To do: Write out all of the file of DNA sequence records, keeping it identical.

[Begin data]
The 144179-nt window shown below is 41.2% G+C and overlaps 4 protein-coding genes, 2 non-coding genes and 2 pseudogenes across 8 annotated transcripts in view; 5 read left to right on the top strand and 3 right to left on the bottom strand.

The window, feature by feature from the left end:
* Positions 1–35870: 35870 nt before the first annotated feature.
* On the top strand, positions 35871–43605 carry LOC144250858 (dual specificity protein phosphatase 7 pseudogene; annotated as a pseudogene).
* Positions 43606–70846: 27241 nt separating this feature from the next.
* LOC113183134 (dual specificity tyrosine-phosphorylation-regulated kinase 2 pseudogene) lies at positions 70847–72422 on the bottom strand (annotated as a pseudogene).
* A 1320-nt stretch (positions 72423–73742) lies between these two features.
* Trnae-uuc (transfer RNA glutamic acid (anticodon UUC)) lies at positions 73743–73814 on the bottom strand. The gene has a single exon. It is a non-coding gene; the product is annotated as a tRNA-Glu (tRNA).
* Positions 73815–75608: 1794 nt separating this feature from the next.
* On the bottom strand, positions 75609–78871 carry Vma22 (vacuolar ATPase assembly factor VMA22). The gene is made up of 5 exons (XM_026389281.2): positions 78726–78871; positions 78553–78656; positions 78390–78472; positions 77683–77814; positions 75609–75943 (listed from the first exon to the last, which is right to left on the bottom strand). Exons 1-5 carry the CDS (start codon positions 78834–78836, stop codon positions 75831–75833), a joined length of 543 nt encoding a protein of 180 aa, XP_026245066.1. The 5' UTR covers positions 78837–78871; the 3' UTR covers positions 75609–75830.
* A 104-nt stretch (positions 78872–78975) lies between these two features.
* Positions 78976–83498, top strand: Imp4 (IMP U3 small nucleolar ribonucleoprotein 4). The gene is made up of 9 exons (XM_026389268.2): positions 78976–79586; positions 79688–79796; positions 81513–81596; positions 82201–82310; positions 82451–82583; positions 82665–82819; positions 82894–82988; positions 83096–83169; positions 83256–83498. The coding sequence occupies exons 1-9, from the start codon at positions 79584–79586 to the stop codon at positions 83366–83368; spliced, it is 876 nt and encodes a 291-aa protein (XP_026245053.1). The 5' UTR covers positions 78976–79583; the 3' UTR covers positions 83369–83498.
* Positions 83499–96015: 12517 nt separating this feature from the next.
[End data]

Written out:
The 144179-nt window shown below is 41.2% G+C and overlaps 4 protein-coding genes, 2 non-coding genes and 2 pseudogenes across 8 annotated transcripts in view; 5 read left to right on the top strand and 3 right to left on the bottom strand.

The window, feature by feature from the left end:
* Positions 1–35870: 35870 nt before the first annotated feature.
* On the top strand, positions 35871–43605 carry LOC144250858 (dual specificity protein phosphatase 7 pseudogene; annotated as a pseudogene).
* Positions 43606–70846: 27241 nt separating this feature from the next.
* LOC113183134 (dual specificity tyrosine-phosphorylation-regulated kinase 2 pseudogene) lies at positions 70847–72422 on the bottom strand (annotated as a pseudogene).
* A 1320-nt stretch (positions 72423–73742) lies between these two features.
* Trnae-uuc (transfer RNA glutamic acid (anticodon UUC)) lies at positions 73743–73814 on the bottom strand. The gene has a single exon. It is a non-coding gene; the product is annotated as a tRNA-Glu (tRNA).
* Positions 73815–75608: 1794 nt separating this feature from the next.
* On the bottom strand, positions 75609–78871 carry Vma22 (vacuolar ATPase assembly factor VMA22). The gene is made up of 5 exons (XM_026389281.2): positions 78726–78871; positions 78553–78656; positions 78390–78472; positions 77683–77814; positions 75609–75943 (listed from the first exon to the last, which is right to left on the bottom strand). Exons 1-5 carry the CDS (start codon positions 78834–78836, stop codon positions 75831–75833), a joined length of 543 nt encoding a protein of 180 aa, XP_026245066.1. The 5' UTR covers positions 78837–78871; the 3' UTR covers positions 75609–75830.
* A 104-nt stretch (positions 78872–78975) lies between these two features.
* Positions 78976–83498, top strand: Imp4 (IMP U3 small nucleolar ribonucleoprotein 4). The gene is made up of 9 exons (XM_026389268.2): positions 78976–79586; positions 79688–79796; positions 81513–81596; positions 82201–82310; positions 82451–82583; positions 82665–82819; positions 82894–82988; positions 83096–83169; positions 83256–83498. The coding sequence occupies exons 1-9, from the start codon at positions 79584–79586 to the stop codon at positions 83366–83368; spliced, it is 876 nt and encodes a 291-aa protein (XP_026245053.1). The 5' UTR covers positions 78976–79583; the 3' UTR covers positions 83369–83498.
* Positions 83499–96015: 12517 nt separating this feature from the next.